Debunking Meal Planning Myths

As a self-taught meal planner, I first started learning about meal planning when I had a toddler and a new baby. I needed to figure out a way to prepare and serve food that was good for us but not spend a ton of time shopping or cooking it as my time was limited. I’ve shared many of my tips on my blog Meal Planning Magic and here are Produce for Kids. But over the years, I’ve talked to many people that wish they could meal plan but some meal planning myths are holding them back. Hopefully these solutions will help you get started meal planning too.

MYTH: Once you make a meal plan, you must follow it 100%.

While meal planning will help you save both time and money, sometimes life happens and you can’t always follow your plan. Occasionally I need to switch around days due to a schedule change or even postpone a day and eat out or make something that is quicker, like heating up leftovers. Sometimes you plan for something but just don’t feel like having that on the day you planned. That’s okay! You can make a meal plan but still be flexible and swap out days.

MYTH: Meal planning is expensive.

When you meal plan you can save money because you buy just what you need or plan around what items are on sale that week. You can also take advantage of lower prices at warehouse stores by buying items in bulk to use in multiple meals that week. Or take it one step further and make some meals ahead of time to have on hand in the freezer for busy days. You’ll save time and money!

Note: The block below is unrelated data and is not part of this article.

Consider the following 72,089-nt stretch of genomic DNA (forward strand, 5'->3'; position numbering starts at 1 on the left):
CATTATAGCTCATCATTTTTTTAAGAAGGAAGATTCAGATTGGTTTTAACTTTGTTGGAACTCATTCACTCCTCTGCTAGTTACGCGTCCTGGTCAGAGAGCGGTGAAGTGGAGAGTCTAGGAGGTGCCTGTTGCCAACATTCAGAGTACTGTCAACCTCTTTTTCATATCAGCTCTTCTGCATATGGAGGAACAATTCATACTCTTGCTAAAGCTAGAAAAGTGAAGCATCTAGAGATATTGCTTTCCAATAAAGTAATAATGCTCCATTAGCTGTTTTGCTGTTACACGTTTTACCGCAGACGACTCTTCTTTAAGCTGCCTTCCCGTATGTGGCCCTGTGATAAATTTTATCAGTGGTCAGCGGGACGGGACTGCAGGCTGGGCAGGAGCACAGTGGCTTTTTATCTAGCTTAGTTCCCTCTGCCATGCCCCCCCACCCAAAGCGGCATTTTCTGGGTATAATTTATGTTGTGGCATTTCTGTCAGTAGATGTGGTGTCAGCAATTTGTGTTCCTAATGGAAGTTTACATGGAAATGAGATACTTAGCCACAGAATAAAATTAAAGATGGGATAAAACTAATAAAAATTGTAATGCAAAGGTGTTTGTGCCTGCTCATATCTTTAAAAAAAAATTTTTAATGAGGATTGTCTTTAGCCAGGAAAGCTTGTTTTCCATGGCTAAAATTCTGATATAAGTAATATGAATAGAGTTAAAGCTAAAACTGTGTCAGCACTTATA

MYTH: You need to have a fully stocked pantry at all times.

This is a personal decision and based on how close you are to grocery stores and the size of your pantry storage. Fortunately, we live in a large city that has several grocery stores within a few miles of each other so I tend to stock up less often than I used to. Grocery store convenience also plays a role in your meal planning as it will help you focus on buying just what you need and can use before your next trip to the store.

MYTH: Meal planning takes too much time.

Taking time to plan will ultimately save time in the end. You’ll spend less time wandering the grocery store thinking of things to buy or staring into the pantry or refrigerator figuring out something that you can put together. I can usually plan a week’s worth of meals in about 20 minutes. It may take you longer when you’re first getting started, but before long it will become easier.

MYTH: There is no variety in meal planning.

This myth is related to the first myth but meal planning can actually mean more variety. I created a Basic Weekly Meal Plan to help me create variety in my weekly meal plan. Each day has a focus like slow cooker meal one day, vegetarian or a chicken dish another. When I want to try a new recipe, I’ll add it into the meal plan on one of those days. I also keep a list of meals that I know my family likes to include on my weekly meal plan. Meals that are a hit and are simple to make means it’s easier to follow the meal plan.

With a little bit of practice, meal planning can save you both time and money. And who couldn’t use more of those?

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